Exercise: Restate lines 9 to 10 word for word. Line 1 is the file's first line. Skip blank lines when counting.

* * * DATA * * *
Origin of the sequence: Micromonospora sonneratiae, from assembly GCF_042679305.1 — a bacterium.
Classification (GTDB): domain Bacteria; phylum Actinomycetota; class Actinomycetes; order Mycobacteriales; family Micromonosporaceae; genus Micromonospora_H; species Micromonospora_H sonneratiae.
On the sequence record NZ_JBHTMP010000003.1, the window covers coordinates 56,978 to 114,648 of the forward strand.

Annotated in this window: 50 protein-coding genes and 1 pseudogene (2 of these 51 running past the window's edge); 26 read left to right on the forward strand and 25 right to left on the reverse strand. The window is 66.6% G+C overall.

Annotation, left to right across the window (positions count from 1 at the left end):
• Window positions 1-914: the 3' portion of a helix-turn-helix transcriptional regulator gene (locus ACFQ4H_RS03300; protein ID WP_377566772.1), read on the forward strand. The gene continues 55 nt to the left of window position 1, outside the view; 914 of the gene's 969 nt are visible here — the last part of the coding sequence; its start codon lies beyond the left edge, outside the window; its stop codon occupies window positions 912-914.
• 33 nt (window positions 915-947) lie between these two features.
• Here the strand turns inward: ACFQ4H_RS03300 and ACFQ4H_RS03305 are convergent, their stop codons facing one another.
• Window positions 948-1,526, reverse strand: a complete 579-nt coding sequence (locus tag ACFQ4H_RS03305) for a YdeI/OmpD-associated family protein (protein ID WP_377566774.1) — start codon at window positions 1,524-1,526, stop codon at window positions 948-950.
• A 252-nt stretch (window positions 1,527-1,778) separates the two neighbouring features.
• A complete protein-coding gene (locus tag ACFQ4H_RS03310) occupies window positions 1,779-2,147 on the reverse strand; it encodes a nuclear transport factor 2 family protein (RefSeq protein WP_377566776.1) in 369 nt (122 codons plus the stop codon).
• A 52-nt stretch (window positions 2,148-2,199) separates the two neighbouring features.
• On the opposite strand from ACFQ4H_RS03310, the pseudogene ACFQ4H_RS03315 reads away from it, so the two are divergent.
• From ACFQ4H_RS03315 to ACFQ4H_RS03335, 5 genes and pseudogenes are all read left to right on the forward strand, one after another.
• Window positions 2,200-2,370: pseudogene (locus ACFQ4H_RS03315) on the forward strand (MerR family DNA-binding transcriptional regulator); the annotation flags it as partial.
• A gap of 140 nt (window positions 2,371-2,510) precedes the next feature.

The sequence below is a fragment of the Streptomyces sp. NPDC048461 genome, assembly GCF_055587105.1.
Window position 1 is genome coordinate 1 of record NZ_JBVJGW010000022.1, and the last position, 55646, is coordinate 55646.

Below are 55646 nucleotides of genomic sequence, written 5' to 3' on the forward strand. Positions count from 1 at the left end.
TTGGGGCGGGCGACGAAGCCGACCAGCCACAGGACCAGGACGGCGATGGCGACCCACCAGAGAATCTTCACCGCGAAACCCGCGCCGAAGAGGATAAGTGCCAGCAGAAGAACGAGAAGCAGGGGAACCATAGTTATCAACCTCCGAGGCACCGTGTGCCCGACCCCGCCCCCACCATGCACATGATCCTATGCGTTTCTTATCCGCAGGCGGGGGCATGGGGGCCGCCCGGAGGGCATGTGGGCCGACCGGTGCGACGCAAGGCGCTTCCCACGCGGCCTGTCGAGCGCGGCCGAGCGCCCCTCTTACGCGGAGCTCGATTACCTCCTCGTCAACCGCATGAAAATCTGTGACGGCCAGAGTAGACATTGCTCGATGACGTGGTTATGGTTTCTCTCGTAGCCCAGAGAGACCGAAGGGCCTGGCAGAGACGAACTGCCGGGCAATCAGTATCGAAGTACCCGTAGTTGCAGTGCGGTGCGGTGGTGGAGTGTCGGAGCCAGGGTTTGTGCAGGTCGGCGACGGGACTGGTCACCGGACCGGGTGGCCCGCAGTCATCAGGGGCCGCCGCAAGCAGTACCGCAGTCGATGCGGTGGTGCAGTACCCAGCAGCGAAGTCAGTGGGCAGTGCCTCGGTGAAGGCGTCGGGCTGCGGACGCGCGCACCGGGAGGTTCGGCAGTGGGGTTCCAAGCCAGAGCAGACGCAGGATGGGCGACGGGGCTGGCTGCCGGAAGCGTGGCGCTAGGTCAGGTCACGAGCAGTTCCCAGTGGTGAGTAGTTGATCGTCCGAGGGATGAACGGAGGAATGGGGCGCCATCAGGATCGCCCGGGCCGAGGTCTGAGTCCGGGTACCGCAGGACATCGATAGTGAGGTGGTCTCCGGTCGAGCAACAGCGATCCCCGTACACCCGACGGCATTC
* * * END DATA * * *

• Window positions 948-1,526, reverse strand: a complete 579-nt coding sequence (locus tag ACFQ4H_RS03305) for a YdeI/OmpD-associated family protein (protein ID WP_377566774.1) — start codon at window positions 1,524-1,526, stop codon at window positions 948-950.
• A 252-nt stretch (window positions 1,527-1,778) separates the two neighbouring features.